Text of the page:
Bibliography

Monographs

  • Охридската патриаршия. (Нейният произход, граници и епархии). София, 1919.
  • История на Охридската Архиепископия.Том 1. От основаването й до завладяването на Балканския полуостров от турците. София, 1924.
  • История на Охридската архиепископия – патриаршия. От падането й под турците до нейното унищожение (1394–1767). София, 1932.
  • Солун в българската духовна култура. Исторически очерк и документи. София, 1937.
  • Кратка история на съвременните православни църкви: Българска, Руска и Сръбска: Т. 1 – 2. София, 1944–1946.
  • Духовно–културни връзки между България и Русия през средните векове. София, 1950.
  • Културни и политически връзки между България и Русия през XVI–XVIII в. София, 1953.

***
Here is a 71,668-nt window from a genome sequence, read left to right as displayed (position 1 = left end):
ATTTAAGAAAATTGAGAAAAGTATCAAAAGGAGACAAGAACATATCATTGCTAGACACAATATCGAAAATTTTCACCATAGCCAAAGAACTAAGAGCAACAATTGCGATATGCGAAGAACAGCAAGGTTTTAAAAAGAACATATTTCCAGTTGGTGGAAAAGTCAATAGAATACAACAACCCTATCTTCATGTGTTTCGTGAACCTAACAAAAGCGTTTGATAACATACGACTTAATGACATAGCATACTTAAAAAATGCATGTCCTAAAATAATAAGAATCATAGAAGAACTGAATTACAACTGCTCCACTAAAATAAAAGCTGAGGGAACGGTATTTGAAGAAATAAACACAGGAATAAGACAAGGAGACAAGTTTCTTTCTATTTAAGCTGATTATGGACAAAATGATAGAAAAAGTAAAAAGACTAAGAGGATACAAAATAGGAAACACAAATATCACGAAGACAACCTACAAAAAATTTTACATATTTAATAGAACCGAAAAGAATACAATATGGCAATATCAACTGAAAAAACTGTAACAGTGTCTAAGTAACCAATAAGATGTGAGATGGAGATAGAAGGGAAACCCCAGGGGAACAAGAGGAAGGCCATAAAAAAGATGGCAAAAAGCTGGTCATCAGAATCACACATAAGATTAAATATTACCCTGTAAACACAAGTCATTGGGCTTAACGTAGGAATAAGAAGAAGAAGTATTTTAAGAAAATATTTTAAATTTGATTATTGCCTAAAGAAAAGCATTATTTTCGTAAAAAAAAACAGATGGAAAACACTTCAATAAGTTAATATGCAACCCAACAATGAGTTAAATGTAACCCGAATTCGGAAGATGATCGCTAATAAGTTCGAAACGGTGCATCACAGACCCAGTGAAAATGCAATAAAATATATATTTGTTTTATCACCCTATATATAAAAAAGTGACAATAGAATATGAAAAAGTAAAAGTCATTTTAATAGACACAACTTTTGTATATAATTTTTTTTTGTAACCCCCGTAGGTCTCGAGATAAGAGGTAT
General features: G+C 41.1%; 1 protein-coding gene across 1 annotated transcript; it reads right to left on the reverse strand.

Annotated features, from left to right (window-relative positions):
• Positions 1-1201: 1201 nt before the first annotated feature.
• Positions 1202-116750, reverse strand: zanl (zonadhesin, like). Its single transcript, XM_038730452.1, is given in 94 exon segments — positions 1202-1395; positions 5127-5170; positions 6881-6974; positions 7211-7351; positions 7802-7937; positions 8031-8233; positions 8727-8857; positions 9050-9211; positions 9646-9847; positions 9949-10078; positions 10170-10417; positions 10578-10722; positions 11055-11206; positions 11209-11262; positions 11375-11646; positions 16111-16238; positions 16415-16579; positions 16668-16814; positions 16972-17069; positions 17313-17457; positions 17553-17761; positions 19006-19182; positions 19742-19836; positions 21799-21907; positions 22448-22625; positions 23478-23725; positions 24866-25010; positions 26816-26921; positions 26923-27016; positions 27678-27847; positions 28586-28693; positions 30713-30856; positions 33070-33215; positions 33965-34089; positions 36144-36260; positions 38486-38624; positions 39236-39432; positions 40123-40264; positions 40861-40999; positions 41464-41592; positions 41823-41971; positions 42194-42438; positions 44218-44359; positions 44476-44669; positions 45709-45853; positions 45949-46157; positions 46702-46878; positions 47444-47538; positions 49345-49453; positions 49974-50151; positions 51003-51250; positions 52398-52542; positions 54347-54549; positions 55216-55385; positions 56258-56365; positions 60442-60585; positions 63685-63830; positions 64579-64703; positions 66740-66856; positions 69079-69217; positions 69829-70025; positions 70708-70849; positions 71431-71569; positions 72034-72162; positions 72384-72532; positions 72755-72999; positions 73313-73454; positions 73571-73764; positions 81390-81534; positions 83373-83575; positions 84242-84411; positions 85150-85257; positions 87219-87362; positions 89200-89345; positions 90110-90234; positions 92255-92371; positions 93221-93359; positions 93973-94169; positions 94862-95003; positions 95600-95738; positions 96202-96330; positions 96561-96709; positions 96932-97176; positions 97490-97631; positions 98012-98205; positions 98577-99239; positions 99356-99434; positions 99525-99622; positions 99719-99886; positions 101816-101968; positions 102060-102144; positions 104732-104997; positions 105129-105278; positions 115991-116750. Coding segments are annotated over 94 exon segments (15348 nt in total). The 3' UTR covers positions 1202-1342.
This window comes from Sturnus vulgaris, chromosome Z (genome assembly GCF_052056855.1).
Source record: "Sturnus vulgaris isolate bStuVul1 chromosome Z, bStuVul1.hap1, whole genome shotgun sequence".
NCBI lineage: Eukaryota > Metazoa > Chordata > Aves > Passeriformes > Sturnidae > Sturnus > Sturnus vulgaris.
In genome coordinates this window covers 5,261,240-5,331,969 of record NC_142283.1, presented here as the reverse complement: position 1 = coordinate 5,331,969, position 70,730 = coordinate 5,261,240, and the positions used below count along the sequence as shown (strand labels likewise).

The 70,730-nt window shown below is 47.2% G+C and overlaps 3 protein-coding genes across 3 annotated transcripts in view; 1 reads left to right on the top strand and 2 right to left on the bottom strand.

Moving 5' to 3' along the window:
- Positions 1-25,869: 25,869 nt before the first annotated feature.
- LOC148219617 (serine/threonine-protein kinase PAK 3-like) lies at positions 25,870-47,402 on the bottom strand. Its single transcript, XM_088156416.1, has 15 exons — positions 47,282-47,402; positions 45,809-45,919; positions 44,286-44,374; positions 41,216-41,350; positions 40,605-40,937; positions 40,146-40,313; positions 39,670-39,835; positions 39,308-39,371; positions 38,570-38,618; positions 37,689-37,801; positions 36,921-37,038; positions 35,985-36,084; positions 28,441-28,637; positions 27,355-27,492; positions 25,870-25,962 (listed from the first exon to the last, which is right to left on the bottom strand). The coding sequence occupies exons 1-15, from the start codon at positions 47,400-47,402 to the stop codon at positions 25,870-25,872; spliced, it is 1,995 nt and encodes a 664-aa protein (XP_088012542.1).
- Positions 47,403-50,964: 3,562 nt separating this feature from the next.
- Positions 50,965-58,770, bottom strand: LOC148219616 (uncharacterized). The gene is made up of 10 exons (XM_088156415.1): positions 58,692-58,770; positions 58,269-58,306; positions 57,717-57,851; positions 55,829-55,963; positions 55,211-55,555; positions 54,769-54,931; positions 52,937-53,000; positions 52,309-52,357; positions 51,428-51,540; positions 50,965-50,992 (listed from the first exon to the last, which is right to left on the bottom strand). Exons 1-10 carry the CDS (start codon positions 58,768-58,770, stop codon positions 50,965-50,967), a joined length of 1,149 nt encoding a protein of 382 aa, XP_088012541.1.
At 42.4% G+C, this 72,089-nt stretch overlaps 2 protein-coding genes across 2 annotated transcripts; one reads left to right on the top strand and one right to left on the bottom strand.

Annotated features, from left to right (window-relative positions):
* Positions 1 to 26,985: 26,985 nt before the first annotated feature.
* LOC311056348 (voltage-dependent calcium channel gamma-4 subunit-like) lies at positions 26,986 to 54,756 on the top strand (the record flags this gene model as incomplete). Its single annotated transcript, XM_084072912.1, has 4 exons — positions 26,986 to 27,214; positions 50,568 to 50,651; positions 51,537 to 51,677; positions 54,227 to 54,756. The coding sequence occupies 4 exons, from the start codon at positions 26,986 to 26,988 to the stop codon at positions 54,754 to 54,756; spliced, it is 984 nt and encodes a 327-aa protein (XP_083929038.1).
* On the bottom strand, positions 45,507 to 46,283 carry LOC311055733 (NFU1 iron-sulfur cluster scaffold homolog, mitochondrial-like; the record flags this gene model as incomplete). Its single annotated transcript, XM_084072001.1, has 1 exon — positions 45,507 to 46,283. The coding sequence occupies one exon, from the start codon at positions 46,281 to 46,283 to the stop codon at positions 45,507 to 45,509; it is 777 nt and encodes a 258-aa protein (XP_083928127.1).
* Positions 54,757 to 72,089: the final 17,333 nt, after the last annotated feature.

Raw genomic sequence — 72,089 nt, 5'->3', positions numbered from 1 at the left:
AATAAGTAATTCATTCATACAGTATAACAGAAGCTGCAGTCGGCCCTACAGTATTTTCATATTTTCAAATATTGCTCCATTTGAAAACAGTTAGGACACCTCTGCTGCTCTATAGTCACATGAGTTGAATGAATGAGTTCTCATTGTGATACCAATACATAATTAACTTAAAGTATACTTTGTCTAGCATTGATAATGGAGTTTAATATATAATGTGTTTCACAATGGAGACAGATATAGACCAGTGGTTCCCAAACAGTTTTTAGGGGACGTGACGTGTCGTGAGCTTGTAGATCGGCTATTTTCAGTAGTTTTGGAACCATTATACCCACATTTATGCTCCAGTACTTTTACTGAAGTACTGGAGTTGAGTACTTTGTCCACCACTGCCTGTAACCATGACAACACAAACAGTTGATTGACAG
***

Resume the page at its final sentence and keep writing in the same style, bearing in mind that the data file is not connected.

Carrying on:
• Турското владичество пречка на културното развитие на българския народ и другите балкански народи. София, 1958.
  • Принос към биографията на Райно Попович. София, 1959.

Studia and articles

  • Българският първоучител Св. Климент Охридски – живот и дейност. – Годишник на Богословския факултет, ІV (1927–1928), 219–334.
  • Град Охрид (исторически очерк). – Македонски преглед, год. ІV, 1928, кн. 1– 3.
  • Отношенията между Българската църква и другите православни църкви след провъзгласяването на схизмата. – Църковен архив, 1929, кн. 3–5.
  • Из арбанашките старопечатни книги в Софийската народна библиотека. – Списание на БАН, LXI (1937), 141–176.
  • Унищожението на охридската архиепископия. – Годишник на Богословския факултет, ІІІ (1926–1927), 113–138.
  • Нов препис на кодекса на охридската архиепископия. – Годишник на Богословския факултет, VІІІ (1930–1931), 227–306.
  • Поглед към изворите на св. Никола Софийски. – Годишник на Богословския факултет, (1931–32), 1–74.
  • Учредяването на българската православна църква. – Македонски преглед, VІІ (1932), 1, 1–40.
  • Из арбанашките старопечатни книги в Софийската народна библиотека. – Списание на БАН, LXI (1937), 141–176.